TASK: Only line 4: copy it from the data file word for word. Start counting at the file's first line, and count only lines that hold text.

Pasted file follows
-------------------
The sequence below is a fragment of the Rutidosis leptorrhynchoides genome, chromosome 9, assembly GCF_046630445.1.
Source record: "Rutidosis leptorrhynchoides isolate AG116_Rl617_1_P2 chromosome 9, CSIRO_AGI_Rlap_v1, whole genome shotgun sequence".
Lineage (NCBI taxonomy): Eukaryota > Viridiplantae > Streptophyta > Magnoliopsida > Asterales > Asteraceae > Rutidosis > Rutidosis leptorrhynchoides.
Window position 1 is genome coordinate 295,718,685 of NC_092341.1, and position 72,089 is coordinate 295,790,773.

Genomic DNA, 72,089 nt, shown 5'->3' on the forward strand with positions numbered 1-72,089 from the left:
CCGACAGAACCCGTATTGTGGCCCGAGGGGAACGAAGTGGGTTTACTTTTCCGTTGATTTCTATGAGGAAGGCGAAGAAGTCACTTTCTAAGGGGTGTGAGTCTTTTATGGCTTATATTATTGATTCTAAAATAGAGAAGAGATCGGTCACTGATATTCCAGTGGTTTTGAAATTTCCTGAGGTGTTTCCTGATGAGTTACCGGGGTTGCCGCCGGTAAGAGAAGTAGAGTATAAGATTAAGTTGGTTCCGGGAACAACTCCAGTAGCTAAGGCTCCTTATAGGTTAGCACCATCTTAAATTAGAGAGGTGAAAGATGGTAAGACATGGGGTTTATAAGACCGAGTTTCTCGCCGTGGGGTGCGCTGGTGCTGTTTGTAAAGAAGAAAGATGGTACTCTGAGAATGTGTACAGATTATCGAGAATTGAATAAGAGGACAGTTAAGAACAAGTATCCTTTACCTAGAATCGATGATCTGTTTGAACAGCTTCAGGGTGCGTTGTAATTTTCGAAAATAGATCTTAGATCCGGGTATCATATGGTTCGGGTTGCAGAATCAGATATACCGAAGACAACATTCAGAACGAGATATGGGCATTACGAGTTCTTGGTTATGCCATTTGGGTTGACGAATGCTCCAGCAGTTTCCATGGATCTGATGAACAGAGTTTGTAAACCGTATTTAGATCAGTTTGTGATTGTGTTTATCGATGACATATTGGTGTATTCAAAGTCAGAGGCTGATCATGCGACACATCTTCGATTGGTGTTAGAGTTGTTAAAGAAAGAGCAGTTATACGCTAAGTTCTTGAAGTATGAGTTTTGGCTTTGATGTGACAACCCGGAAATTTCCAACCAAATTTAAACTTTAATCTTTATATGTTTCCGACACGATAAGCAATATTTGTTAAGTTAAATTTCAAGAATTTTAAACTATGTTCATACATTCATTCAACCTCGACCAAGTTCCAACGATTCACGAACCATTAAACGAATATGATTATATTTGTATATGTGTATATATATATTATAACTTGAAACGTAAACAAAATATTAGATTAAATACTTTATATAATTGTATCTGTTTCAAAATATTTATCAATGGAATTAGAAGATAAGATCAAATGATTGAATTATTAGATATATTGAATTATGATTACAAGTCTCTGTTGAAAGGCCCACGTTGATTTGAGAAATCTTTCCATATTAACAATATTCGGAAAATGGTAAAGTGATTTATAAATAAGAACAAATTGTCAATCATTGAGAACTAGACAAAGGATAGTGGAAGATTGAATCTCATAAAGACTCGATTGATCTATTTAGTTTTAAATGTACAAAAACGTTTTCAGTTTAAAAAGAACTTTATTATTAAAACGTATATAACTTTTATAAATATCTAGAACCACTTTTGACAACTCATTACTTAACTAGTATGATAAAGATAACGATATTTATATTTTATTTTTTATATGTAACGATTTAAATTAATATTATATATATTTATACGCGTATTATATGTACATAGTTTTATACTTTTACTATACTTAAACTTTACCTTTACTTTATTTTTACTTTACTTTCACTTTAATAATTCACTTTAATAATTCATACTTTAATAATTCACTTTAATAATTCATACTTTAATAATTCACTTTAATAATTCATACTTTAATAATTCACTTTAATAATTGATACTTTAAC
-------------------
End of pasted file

Window position 1 is genome coordinate 295,718,685 of NC_092341.1, and position 72,089 is coordinate 295,790,773.